miércoles, 16 de septiembre de 2009

New York Fashion Week - Verano 2010

Qué dijeron los que saben:
By WWD Staff
If spring was another feather in the caps of Rodarte’s Kate and Laura Mulleavy — and it was, no question — the plumes would be black. Backstage post-show, Laura said she and her sister were inspired by California condors, the big, bald, black vultures that faced extinction in the late Eighties. “We just kept thinking about how they had to scavenge to survive,” she said. “If they were mangled and tattered, how they would be reborn.” That sounds dark and ugly, yet it yielded exquisite results.

At its core the collection was about construction — the cobwebs, complicated and calculated, that are very much a Rodarte signature, here pushed to gorgeous Gothic extreme. Dresses came in beautiful, body-wrapping tatters of delicate silks and cheese cloth that had been burned, stained and distressed to evoke a post-apocalyptic attitude. Graphic black tribal tattoos that sleeved the models’ arms added to the edge. At the opening, a series of tartan-infused styles that suggested a Scottish warrior queen gave way to leather lattices layered over lace and increasingly intricate nets of beads spliced with tie-dye, cascades of dreadlock-like fringe and patches of black feathers.

As for the palette, an alluring melancholy of tea stains and black were broken up by acid green and deep reds. Still, it was a dark proposition. And though the Mulleavys exposed a different approach to the shadowy and subversive, the presentation itself was filled with repetition, with some looks virtually indistinguishable from the next. Then there’s the fact that the Mulleavys have worked their dark side for some time now. As remarkable as this collection was, it would be nice to see them come back into the light and bring a few more approachable looks with them.

By Laird Borrelli-Persson para Style.com
"It's like they're on psychedelics, the way they describe things." That was Sonic Youth frontwoman and Rodarte fan Kim Gordon speaking about Kate and Laura Mulleavy before their show today. The seemingly demure sisters from Pasadena, California—who studied art history with the influential scholar T.J. Clark, the well-informed Gordon noted—have indeed crafted their own baroque dream world (cue the dry ice that created a poison mist over a runway strewn with black grit). It's an imaginary world that's ferocious rather than precious, not to mention ferociously influential. And with its relentless gothic overtones, it's particularly in tune with the moment.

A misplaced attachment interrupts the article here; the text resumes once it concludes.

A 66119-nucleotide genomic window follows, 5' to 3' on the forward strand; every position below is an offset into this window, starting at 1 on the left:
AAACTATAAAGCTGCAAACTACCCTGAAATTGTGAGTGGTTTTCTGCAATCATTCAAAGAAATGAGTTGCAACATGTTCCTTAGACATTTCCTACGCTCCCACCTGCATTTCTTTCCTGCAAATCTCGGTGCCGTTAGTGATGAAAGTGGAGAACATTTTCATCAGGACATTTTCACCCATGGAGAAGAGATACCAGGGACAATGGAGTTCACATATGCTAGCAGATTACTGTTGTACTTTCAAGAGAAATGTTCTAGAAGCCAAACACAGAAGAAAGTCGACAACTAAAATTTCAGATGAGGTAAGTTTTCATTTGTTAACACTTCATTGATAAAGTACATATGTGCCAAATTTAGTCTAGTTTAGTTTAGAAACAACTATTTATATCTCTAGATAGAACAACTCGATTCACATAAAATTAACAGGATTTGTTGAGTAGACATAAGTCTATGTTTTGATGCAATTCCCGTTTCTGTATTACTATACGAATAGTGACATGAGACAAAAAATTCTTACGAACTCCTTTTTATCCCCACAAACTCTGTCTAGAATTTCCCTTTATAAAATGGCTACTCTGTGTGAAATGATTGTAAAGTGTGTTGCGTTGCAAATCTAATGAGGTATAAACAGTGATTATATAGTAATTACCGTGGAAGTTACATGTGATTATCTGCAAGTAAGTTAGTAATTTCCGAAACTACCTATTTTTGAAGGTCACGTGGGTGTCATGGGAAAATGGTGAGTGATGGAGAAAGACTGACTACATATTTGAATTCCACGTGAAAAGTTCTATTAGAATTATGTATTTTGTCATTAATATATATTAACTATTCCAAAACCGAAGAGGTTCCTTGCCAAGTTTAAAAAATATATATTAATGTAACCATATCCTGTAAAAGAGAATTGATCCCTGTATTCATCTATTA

This collection, which married primitivism to the sisters' ongoing interest in futurism, was one of Rodarte's most fully realized. If the silhouettes were familiar, the awe-inspiring construction of the garments represented the apotheosis of the techniques—in knitwear, printing, draping, and pastiche—that the Mulleavys have been refining season after season. Or, as Laura put it: "We ruined everything." In other words, they aged, painted, burned, shredded, sandpapered, and otherwise destroyed all of the materials—including grungy scraps of plaid, plastic, cheesecloth, wool cobweb, crystals, macramé, leather, and more—until they bore only traces of what they had been originally. (Even their footwear collaborator Nicholas Kirkwood's vertiginous heels are now so extravagantly studded that they barely resemble shoes—as a couple of teetering models discovered to their peril.)

The idea that someone could "be scarred and still beautiful" was the collection's leitmotif, and it was about as far from some banal notion of "tribal fashion" as you could get. So where did this hallucination originate? A trip to Death Valley, and a corresponding obsession with singed land (which there is sadly too much of in California lately), sparked the sisters' imagination. That somehow evolved into a tale, part Mad Max, part Tim Burton, of a woman burned alive who is transformed into a California condor (you begin to appreciate Gordon's point). Forced to scavenge for existence in a barren, war-torn landscape, she pieces together her attire from rags that, as Laura Mulleavy pointed out, only serve to expose her wounds. It's not exactly a good-night story—but it's a powerful one, and it was expertly told to a rapt and ever more adoring audience.
Detrás de Freja, la modelo argentina Tatiana Cotliar
Fotos Rob Loud/Getty Images North America

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